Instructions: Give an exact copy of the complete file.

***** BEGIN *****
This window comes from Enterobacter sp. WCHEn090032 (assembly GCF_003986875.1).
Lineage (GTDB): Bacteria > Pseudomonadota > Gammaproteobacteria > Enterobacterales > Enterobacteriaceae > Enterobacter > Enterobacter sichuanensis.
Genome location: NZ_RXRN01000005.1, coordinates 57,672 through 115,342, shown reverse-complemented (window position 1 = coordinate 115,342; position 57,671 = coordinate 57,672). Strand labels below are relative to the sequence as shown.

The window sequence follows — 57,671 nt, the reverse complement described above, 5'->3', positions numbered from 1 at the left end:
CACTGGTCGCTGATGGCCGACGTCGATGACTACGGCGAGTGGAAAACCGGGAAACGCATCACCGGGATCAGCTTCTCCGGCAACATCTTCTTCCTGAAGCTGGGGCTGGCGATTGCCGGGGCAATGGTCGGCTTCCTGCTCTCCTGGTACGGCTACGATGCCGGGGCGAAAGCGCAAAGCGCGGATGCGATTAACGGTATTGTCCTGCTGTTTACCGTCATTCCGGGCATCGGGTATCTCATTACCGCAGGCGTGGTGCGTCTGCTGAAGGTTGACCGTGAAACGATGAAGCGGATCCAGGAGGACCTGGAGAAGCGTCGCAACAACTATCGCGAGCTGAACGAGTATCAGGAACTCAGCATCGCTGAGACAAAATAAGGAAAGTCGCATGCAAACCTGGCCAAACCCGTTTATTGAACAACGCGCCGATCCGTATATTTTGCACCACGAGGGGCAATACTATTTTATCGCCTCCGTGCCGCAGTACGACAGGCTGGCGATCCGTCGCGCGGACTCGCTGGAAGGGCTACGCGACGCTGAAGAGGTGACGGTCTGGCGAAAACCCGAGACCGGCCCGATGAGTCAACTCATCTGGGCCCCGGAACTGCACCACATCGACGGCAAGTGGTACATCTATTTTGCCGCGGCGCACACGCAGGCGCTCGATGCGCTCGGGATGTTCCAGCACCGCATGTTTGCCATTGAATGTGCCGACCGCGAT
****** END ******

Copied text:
This window comes from Enterobacter sp. WCHEn090032 (assembly GCF_003986875.1).
Lineage (GTDB): Bacteria > Pseudomonadota > Gammaproteobacteria > Enterobacterales > Enterobacteriaceae > Enterobacter > Enterobacter sichuanensis.
Genome location: NZ_RXRN01000005.1, coordinates 57,672 through 115,342, shown reverse-complemented (window position 1 = coordinate 115,342; position 57,671 = coordinate 57,672). Strand labels below are relative to the sequence as shown.

The window sequence follows — 57,671 nt, the reverse complement described above, 5'->3', positions numbered from 1 at the left end:
CACTGGTCGCTGATGGCCGACGTCGATGACTACGGCGAGTGGAAAACCGGGAAACGCATCACCGGGATCAGCTTCTCCGGCAACATCTTCTTCCTGAAGCTGGGGCTGGCGATTGCCGGGGCAATGGTCGGCTTCCTGCTCTCCTGGTACGGCTACGATGCCGGGGCGAAAGCGCAAAGCGCGGATGCGATTAACGGTATTGTCCTGCTGTTTACCGTCATTCCGGGCATCGGGTATCTCATTACCGCAGGCGTGGTGCGTCTGCTGAAGGTTGACCGTGAAACGATGAAGCGGATCCAGGAGGACCTGGAGAAGCGTCGCAACAACTATCGCGAGCTGAACGAGTATCAGGAACTCAGCATCGCTGAGACAAAATAAGGAAAGTCGCATGCAAACCTGGCCAAACCCGTTTATTGAACAACGCGCCGATCCGTATATTTTGCACCACGAGGGGCAATACTATTTTATCGCCTCCGTGCCGCAGTACGACAGGCTGGCGATCCGTCGCGCGGACTCGCTGGAAGGGCTACGCGACGCTGAAGAGGTGACGGTCTGGCGAAAACCCGAGACCGGCCCGATGAGTCAACTCATCTGGGCCCCGGAACTGCACCACATCGACGGCAAGTGGTACATCTATTTTGCCGCGGCGCACACGCAGGCGCTCGATGCGCTCGGGATGTTCCAGCACCGCATGTTTGCCATTGAATGTGCCGACCGCGAT